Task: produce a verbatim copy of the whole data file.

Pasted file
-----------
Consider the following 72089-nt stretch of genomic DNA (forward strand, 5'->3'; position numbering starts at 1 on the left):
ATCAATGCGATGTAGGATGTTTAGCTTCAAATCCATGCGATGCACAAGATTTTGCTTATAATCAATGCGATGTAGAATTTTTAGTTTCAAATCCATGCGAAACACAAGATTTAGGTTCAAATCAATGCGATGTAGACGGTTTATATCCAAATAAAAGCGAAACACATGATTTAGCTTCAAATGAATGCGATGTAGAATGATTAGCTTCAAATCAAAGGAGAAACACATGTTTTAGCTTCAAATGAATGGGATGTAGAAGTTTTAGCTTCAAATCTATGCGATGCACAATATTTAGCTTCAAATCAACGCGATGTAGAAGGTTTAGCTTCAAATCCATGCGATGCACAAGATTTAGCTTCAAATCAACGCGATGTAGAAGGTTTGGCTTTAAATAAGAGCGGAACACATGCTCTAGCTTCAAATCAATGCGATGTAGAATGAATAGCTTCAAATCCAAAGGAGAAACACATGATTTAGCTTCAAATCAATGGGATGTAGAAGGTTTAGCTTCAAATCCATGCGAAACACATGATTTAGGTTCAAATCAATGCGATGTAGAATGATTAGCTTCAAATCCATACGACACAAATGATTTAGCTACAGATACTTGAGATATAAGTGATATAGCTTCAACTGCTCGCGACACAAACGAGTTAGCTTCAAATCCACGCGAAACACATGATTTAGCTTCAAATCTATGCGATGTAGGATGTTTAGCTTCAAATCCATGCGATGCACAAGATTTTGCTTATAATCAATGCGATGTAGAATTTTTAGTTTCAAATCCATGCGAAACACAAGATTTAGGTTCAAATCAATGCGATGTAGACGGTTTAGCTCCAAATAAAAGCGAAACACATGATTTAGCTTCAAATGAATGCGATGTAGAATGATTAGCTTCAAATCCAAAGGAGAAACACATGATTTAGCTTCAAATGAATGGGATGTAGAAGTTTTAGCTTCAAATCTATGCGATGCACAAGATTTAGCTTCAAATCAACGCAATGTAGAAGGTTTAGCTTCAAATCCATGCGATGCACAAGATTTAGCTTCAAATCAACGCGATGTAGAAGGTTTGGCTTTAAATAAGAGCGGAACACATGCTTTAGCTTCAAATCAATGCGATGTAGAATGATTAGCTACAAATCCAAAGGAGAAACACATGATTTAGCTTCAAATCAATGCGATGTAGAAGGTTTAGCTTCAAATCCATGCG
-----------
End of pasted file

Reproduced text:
Consider the following 72089-nt stretch of genomic DNA (forward strand, 5'->3'; position numbering starts at 1 on the left):
ATCAATGCGATGTAGGATGTTTAGCTTCAAATCCATGCGATGCACAAGATTTTGCTTATAATCAATGCGATGTAGAATTTTTAGTTTCAAATCCATGCGAAACACAAGATTTAGGTTCAAATCAATGCGATGTAGACGGTTTATATCCAAATAAAAGCGAAACACATGATTTAGCTTCAAATGAATGCGATGTAGAATGATTAGCTTCAAATCAAAGGAGAAACACATGTTTTAGCTTCAAATGAATGGGATGTAGAAGTTTTAGCTTCAAATCTATGCGATGCACAATATTTAGCTTCAAATCAACGCGATGTAGAAGGTTTAGCTTCAAATCCATGCGATGCACAAGATTTAGCTTCAAATCAACGCGATGTAGAAGGTTTGGCTTTAAATAAGAGCGGAACACATGCTCTAGCTTCAAATCAATGCGATGTAGAATGAATAGCTTCAAATCCAAAGGAGAAACACATGATTTAGCTTCAAATCAATGGGATGTAGAAGGTTTAGCTTCAAATCCATGCGAAACACATGATTTAGGTTCAAATCAATGCGATGTAGAATGATTAGCTTCAAATCCATACGACACAAATGATTTAGCTACAGATACTTGAGATATAAGTGATATAGCTTCAACTGCTCGCGACACAAACGAGTTAGCTTCAAATCCACGCGAAACACATGATTTAGCTTCAAATCTATGCGATGTAGGATGTTTAGCTTCAAATCCATGCGATGCACAAGATTTTGCTTATAATCAATGCGATGTAGAATTTTTAGTTTCAAATCCATGCGAAACACAAGATTTAGGTTCAAATCAATGCGATGTAGACGGTTTAGCTCCAAATAAAAGCGAAACACATGATTTAGCTTCAAATGAATGCGATGTAGAATGATTAGCTTCAAATCCAAAGGAGAAACACATGATTTAGCTTCAAATGAATGGGATGTAGAAGTTTTAGCTTCAAATCTATGCGATGCACAAGATTTAGCTTCAAATCAACGCAATGTAGAAGGTTTAGCTTCAAATCCATGCGATGCACAAGATTTAGCTTCAAATCAACGCGATGTAGAAGGTTTGGCTTTAAATAAGAGCGGAACACATGCTTTAGCTTCAAATCAATGCGATGTAGAATGATTAGCTACAAATCCAAAGGAGAAACACATGATTTAGCTTCAAATCAATGCGATGTAGAAGGTTTAGCTTCAAATCCATGCG